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The Dark Tower: Movie Review

Based on a series of novels by Stephen King, “The Dark Tower” is supposed to be the springboard for a potential film and television franchise.  Although I have never read any of the books, I am fully aware of their massive fan-base and that it has taken nearly a decade to get a film adaptation produced.  Unfortunately, I can’t imagine a single fan of the books being pleased with the 95 minutes of sheer nonsense projected onto the screen. To say “The Dark Tower” is bad is an understatement.  This thing is on the same level of the cinematic adaptations of “R.I.P.D.” and “Jonah Hex”.  However, it is still a couple notches above the last couple “Transformers” films.

The story centers on 11-year-old Jake Chambers (Tom Taylor), a normal-seeming boy who discovers clues about another dimension in his dreams.  Although his parents and classmates think he is troubled, Jake knows that the visions in his dreams are real. After almost being abducted by the two-skinned agents of the Man in Black (Matthew McConaughey), Jake discovers a portal to the dimension called Mid-World.  Once there, he runs into Roland Deschain aka The Gunslinger (Idris Elba) and the two begin a quest to save the Dark Tower from the Man in Black.

“The Dark Tower” novels are an 11 book series in which the film borrows a bit from different volumes in hopes to make a cohesive narrative.  This is why it’s so shocking that the film only runs about an hour and a half.  Something tells me there is a whole lot of shot footage that will be included in a 2.5+ hour extended cut blu-ray.  Everything in the narrative feels rushed and at the same time feels way too dull.  The Man in Black is one of the lamest villains in recent years to just shows up from time-to-time, says a few words, doges a few bullets and vanishes.  McConaughey could have had a little more fun with the role.  Elba is the only one here who comes out of this big-budget turn unscathed. He is one of those actors who is nearly impossible to make look bad.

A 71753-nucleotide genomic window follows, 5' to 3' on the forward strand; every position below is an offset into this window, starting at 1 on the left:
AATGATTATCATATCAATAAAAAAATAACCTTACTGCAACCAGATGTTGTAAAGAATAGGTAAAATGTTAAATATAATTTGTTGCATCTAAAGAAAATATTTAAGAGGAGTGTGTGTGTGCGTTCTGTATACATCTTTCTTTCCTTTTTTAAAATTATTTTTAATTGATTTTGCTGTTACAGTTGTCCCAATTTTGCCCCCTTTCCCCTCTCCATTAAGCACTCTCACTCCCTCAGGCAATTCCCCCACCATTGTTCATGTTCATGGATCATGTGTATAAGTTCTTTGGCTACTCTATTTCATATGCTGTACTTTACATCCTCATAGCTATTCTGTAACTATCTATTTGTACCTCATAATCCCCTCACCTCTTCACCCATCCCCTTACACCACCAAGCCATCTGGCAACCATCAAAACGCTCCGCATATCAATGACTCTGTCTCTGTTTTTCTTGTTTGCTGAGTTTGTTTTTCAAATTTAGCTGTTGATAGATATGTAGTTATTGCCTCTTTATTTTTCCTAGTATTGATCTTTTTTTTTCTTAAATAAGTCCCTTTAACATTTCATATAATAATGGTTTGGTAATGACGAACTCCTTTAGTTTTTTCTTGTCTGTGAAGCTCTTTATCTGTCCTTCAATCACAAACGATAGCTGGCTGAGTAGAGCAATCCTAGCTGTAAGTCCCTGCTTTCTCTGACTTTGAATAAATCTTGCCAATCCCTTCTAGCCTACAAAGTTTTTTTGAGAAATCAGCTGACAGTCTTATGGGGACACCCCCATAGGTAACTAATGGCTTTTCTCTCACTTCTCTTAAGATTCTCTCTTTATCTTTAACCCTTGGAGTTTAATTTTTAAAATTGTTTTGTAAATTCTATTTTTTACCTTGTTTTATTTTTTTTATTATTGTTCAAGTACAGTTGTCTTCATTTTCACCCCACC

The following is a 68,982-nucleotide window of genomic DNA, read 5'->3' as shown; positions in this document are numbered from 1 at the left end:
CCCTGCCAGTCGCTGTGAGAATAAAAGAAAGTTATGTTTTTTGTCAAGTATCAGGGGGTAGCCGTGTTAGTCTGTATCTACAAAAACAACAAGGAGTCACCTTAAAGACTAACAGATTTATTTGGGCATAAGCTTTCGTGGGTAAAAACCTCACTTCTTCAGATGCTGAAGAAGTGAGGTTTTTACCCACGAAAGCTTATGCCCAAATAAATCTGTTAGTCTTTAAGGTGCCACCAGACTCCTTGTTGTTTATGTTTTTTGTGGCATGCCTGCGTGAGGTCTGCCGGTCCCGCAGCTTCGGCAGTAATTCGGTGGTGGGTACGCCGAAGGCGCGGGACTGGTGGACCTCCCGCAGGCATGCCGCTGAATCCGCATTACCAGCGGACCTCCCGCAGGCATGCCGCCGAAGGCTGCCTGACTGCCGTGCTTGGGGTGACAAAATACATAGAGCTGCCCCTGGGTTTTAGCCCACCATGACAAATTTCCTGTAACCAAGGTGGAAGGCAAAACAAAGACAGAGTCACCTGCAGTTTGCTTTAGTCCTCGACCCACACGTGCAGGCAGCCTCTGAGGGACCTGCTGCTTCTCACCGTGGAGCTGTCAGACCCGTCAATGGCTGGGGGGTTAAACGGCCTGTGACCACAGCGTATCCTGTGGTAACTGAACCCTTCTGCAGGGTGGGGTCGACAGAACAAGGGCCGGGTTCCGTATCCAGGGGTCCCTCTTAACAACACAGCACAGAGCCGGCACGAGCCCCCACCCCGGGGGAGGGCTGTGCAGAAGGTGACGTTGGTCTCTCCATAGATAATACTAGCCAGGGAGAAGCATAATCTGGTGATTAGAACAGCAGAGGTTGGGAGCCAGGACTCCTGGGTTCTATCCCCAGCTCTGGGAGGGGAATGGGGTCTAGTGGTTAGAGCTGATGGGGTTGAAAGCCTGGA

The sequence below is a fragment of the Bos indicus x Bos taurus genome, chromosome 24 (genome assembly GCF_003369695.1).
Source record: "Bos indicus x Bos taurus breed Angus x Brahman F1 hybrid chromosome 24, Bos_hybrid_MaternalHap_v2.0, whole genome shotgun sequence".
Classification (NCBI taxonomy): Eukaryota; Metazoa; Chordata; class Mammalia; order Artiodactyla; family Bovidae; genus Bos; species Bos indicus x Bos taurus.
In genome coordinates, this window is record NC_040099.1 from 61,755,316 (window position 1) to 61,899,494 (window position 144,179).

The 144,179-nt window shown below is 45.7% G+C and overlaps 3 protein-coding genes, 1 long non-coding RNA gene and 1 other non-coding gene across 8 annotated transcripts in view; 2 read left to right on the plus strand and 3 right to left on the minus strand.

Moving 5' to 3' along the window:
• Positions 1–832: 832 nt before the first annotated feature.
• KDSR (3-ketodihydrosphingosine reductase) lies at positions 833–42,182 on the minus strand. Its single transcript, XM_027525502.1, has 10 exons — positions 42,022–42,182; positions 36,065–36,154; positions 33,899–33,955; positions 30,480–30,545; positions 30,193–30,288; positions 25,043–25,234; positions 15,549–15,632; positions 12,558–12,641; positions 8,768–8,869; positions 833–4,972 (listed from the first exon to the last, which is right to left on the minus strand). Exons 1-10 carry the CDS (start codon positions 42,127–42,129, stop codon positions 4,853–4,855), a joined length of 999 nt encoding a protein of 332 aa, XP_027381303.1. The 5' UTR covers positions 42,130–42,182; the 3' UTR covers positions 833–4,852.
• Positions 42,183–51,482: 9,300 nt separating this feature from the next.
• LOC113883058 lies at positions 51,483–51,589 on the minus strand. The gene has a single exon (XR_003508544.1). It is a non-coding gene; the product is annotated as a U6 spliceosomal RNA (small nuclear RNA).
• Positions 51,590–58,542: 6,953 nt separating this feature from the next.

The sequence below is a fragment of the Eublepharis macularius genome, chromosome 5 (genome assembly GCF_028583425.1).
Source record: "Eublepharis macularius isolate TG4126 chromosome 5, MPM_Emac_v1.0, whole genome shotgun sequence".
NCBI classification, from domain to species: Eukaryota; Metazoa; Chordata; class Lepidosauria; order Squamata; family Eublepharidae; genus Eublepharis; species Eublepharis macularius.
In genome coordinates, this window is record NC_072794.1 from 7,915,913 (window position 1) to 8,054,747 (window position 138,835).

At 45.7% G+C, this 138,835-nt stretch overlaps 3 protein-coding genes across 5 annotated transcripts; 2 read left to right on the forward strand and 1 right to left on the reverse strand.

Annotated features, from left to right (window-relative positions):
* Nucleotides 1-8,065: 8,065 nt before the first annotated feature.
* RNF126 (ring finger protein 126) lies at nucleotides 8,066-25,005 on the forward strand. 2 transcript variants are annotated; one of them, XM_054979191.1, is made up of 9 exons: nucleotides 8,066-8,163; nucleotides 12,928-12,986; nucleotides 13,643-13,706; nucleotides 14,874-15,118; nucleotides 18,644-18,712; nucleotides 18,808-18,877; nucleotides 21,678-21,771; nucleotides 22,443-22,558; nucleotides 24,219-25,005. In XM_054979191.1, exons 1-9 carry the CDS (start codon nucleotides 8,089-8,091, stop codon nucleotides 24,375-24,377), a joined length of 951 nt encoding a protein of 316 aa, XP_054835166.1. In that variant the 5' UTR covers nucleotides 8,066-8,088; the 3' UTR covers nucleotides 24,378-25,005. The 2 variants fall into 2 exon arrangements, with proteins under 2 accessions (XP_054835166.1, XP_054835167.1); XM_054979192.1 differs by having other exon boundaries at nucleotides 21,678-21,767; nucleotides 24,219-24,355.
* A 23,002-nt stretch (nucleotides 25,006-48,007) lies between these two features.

There are a few nods to classic Stephen King novels in the first act of the film, but of course the studio’s marketing took the fun out of those by leaking them in the promotional materials for the film.   I have absolutely no doubt that “The Dark Tower” will be a massive flop (at least in the US) and it will kill any chances of a franchise. This is a shame because I know that fans of the books have been waiting such a long time for this. At least the King fans have “IT” to look forward to next month.

By: Marc Ferman